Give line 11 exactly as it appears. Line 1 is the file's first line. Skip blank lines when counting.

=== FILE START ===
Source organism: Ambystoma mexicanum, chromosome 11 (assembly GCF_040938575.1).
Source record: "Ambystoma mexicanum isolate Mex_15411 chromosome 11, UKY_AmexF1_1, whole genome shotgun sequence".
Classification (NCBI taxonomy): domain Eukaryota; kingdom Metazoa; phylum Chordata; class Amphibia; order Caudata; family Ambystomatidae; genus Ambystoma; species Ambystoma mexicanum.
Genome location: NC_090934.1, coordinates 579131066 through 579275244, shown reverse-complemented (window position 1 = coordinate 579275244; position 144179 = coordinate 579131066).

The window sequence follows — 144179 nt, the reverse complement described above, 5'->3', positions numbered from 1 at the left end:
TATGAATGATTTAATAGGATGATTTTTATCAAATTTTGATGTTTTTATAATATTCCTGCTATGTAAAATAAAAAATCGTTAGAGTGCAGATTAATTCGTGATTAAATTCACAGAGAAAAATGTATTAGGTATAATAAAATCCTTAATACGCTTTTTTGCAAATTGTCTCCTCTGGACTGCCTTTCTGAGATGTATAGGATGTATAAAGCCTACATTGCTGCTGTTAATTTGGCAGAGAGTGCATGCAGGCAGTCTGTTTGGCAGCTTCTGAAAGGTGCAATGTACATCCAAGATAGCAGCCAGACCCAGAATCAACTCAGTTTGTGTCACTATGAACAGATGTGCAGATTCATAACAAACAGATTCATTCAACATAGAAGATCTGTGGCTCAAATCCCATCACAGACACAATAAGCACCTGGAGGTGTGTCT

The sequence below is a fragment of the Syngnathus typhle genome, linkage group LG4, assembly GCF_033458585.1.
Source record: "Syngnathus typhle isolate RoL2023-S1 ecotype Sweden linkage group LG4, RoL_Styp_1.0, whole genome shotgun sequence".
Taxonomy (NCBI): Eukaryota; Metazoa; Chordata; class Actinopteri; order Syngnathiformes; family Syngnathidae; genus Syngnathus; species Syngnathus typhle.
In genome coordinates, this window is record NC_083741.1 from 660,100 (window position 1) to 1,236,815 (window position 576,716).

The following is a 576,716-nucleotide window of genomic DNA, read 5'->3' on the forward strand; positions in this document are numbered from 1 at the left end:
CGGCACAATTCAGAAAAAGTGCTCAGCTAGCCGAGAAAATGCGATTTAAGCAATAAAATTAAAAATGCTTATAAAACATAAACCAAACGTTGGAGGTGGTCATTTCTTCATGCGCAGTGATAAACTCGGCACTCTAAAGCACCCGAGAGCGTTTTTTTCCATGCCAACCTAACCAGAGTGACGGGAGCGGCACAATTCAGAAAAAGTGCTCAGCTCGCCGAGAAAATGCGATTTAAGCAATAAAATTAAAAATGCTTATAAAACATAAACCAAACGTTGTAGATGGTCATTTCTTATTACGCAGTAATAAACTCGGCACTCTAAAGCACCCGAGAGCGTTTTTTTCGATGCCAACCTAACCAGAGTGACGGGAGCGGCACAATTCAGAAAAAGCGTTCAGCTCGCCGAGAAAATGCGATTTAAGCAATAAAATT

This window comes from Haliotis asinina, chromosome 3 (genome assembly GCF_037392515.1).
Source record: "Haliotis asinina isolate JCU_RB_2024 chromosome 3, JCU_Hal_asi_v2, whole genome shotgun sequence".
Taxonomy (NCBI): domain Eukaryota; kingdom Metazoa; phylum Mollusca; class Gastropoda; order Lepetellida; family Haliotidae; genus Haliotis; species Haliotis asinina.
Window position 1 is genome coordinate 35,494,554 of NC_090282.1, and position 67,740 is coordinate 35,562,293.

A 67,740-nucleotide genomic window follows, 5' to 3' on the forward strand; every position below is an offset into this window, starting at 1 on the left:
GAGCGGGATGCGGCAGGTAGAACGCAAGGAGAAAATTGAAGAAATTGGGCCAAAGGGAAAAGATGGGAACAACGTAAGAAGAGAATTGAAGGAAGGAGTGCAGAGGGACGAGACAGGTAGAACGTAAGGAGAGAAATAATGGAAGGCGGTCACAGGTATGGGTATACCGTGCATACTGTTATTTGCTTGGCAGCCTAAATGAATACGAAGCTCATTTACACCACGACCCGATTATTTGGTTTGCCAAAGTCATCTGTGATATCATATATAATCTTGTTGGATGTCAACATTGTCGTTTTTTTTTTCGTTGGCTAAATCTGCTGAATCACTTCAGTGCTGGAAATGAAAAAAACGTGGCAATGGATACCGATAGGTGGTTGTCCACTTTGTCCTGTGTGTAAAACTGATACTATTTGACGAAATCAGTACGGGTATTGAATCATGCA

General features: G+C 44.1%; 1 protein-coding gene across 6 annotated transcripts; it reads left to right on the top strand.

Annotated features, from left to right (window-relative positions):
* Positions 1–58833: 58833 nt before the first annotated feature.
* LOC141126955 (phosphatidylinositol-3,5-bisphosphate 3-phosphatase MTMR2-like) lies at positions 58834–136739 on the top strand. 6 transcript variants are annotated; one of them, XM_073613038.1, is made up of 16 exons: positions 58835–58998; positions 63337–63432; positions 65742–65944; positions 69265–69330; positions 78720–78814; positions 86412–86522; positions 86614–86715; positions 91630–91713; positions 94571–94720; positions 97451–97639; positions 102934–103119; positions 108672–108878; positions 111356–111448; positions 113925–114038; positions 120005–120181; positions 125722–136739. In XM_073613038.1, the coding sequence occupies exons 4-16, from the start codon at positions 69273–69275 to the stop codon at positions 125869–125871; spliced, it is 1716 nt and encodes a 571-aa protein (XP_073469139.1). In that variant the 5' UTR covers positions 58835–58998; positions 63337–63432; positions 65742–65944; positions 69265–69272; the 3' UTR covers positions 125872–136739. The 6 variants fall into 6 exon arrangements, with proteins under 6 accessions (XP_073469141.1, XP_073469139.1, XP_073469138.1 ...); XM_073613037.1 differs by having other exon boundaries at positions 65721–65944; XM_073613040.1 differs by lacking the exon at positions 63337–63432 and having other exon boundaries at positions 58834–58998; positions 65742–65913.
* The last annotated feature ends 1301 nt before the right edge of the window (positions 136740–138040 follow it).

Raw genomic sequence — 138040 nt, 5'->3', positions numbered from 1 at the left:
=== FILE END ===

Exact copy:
The following is a 576,716-nucleotide window of genomic DNA, read 5'->3' on the forward strand; positions in this document are numbered from 1 at the left end: